The idea that a tale told from the point of view of African elephants could be more accessible than stories about human beings is subversively ironic — vintage Gowdy. The author says that she was not intending to comment on human behaviour through her elephants, but her titanic matriarchs operating under massive environmental stress remind me of nothing less than suburban stay-at-home moms using all of their intelligence, strength, and heroism to save their young. If we humans were under similar threat, I’d be the first one hiking to Don Mills, because I’d trust they’d be the ones we’d be depending on to find us food and shelter — to get us to a safe place.
Gowdy has always worked on the margins of literary fashion, pushing the envelope of what seemed possible. In sharp contrast to the extravagant literary lyricism that often leads Canadian bestseller lists, she writes a kind of hyper-realism, using a shorn, deceptively simple language to scrutinize extraordinary situations until they seem commonplace.
Mister Sandman and her 1989 novel, Falling Angels, describe families who, while outwardly normal, harbour bizarre secrets that marginalize them. In Falling Angels the mother is a drunk who neglects her children — she has thrown her first baby over the cliffs at Niagara Falls, then loses her will to live. The father is a philandering disciplinarian who makes a pass at the fat, sweet eldest daughter. Then there’s the youngest, Sandy, who as a teenager has a series of sterile affairs with older, married men. In Mister Sandman, the family is filled with secrets they have kept from one another: both parents are latent homosexuals, one daughter is the other’s secret mother, while a third is a nymphomaniac. Joan, the artist and linchpin of the novel, is a tiny, beautiful, and silent autistic who lives in a closet; her secretive family confide in her and she eventually finds a way to tell all the truths to the assembled clan. And as a sweetener, almost every page delivers a belly laugh, and, often, a benign, compassionate perspective that can only be called redemptive.
Her 1992 short-story collection, We So Seldom Look on Love, sailed into the nether reaches of those living on the sexual margins of society. In the now infamous title story, a woman has sex with the cadavers in the funeral home where she works. (The movie version, Kissed, by Vancouver filmmaker Lynne Stopkewich, was the darling of the festival circuit two years ago and is now in theatrical release in Europe.) “Ninety-three Million Miles Away” describes an exhibitionist who spends a good part of the day posing in a window for a neighbour. Another story details the dilemma of a four-legged woman with two sets of sexual organs.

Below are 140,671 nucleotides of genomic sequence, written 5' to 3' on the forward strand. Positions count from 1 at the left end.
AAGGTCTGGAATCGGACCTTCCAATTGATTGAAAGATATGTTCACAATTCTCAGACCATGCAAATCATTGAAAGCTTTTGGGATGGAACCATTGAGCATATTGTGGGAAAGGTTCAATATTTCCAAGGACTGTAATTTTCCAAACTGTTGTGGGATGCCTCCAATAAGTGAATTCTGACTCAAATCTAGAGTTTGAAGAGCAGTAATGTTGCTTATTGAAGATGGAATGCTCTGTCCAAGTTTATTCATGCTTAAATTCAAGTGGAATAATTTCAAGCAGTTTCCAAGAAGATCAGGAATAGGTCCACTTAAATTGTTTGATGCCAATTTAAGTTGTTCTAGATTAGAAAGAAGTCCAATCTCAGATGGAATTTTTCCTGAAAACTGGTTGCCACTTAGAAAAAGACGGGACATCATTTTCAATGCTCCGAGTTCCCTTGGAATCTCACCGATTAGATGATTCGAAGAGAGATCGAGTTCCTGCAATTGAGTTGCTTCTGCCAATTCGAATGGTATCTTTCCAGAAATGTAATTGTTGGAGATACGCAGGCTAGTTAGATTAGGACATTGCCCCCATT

Throughout the publication of the stories and Mister Sandman, journalists commented on the almost prim, delicate Miss Gowdy living in her neat, tiny, white, and conventional Annex apartment. (Never mind that this wasn’t always the same apartment; the author lived in five different places around the University of Toronto neighbourhood during this period.) The combination of flagrant talent, outrageous subject matter, and surface conformity leavened with occasional reckless behaviour electrified the Toronto literary gang, and Gowdy became the subject of a great deal of conjecture.
Not without reason. Questions have been raised about how much of her own family life jibes with the dislocated families in her novels — she too was one of three sisters living with their parents in the suburbs, as in Mister Sandman and Falling Angels (although Gowdy also has a brother). However, her dedication in Falling Angels reads: “To my parents for not being the parents in this book,” and she says she is an appropriator, using elements of other people’s lives, not her own. Still, as Val Ross has pointed out (while not drawing any conclusions), there are recurring themes: difficult parents; “out of bounds” sexuality; children clamouring for attention, competing furiously among themselves. Houses or “home” loom large in her work; in her novels, each house has a distinct character. No reader will ever forget mute Joan’s closet, her refuge in Mister Sandman, or the back-yard bomb shelter and the roof of the house the mother frequents in Falling Angels. And in The White Bone, the search for home is what drives the story.
From the time she left home, the real Barbara Gowdy was slow to emerge. “Barbara growing up was always a weirdo,” says her long-time friend, author and critic Brian Fawcett. “She was one of those kids who didn’t mature until she was nineteen or twenty, and I think she came through the first part of her life thinking she was a space alien and her only way of dealing with the world was to feign normality. So she has this part of her that’s always been sub rosa, she looks like butter wouldn’t melt in her mouth.”